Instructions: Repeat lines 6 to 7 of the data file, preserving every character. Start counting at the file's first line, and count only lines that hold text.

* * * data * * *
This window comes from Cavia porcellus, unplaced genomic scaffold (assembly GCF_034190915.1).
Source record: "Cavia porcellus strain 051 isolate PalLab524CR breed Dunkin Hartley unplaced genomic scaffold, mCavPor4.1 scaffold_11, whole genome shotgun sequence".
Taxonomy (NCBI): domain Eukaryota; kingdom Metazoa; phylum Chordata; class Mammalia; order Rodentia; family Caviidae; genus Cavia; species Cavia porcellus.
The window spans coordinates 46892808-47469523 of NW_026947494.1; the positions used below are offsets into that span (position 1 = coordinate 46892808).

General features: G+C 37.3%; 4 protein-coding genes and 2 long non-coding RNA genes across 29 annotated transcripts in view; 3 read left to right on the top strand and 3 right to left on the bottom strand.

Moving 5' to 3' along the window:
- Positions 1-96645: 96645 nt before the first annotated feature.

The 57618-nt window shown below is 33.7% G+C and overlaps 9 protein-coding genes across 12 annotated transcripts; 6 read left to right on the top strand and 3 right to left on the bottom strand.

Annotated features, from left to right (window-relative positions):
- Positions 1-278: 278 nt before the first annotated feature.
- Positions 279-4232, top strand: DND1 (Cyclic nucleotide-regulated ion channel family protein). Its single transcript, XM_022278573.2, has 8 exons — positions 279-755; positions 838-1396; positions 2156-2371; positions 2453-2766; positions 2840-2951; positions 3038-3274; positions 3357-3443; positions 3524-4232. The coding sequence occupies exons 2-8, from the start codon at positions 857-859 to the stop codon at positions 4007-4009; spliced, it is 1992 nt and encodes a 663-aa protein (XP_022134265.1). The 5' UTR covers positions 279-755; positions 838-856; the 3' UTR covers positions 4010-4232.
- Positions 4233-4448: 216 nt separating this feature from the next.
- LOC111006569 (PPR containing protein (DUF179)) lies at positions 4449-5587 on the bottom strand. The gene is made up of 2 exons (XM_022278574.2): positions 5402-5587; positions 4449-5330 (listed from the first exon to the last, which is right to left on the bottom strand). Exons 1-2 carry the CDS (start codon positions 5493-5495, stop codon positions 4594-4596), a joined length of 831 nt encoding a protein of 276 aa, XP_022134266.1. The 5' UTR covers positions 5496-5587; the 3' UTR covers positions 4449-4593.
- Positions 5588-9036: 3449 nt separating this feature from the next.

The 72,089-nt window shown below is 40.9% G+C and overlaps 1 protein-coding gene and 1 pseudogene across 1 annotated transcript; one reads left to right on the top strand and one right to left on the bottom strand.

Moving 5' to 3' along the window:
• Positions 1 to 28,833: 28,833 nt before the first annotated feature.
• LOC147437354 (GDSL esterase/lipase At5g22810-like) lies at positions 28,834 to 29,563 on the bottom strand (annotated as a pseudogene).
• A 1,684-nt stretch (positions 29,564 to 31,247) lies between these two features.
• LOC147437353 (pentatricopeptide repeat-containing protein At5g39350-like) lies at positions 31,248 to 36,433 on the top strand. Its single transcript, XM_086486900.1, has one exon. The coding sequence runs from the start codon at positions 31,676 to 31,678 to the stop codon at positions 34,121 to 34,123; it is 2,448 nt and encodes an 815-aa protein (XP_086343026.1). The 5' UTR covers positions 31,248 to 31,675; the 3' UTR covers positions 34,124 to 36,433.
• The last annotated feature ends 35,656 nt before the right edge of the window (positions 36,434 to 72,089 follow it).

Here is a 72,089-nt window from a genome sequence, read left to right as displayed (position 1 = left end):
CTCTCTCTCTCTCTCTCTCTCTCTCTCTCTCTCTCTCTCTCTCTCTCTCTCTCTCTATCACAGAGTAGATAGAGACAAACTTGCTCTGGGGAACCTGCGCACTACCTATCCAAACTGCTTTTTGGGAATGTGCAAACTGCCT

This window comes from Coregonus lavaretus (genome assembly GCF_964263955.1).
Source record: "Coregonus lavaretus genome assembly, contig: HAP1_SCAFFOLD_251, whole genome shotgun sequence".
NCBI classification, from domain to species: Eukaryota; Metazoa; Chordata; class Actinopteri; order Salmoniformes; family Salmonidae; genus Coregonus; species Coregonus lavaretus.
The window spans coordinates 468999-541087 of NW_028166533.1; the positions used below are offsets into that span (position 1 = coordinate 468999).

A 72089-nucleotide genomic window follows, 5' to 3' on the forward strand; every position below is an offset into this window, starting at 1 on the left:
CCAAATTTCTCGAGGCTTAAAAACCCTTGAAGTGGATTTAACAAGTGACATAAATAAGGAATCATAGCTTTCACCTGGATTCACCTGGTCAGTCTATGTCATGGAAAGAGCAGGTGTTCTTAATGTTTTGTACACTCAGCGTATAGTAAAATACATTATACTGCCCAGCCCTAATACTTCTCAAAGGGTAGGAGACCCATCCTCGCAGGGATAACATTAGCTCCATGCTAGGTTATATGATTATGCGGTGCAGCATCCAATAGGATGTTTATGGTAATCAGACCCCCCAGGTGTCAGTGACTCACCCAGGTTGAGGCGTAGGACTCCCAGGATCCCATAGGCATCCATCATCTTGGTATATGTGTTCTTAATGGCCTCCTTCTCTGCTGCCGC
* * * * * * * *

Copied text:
Moving 5' to 3' along the window:
- Positions 1-96645: 96645 nt before the first annotated feature.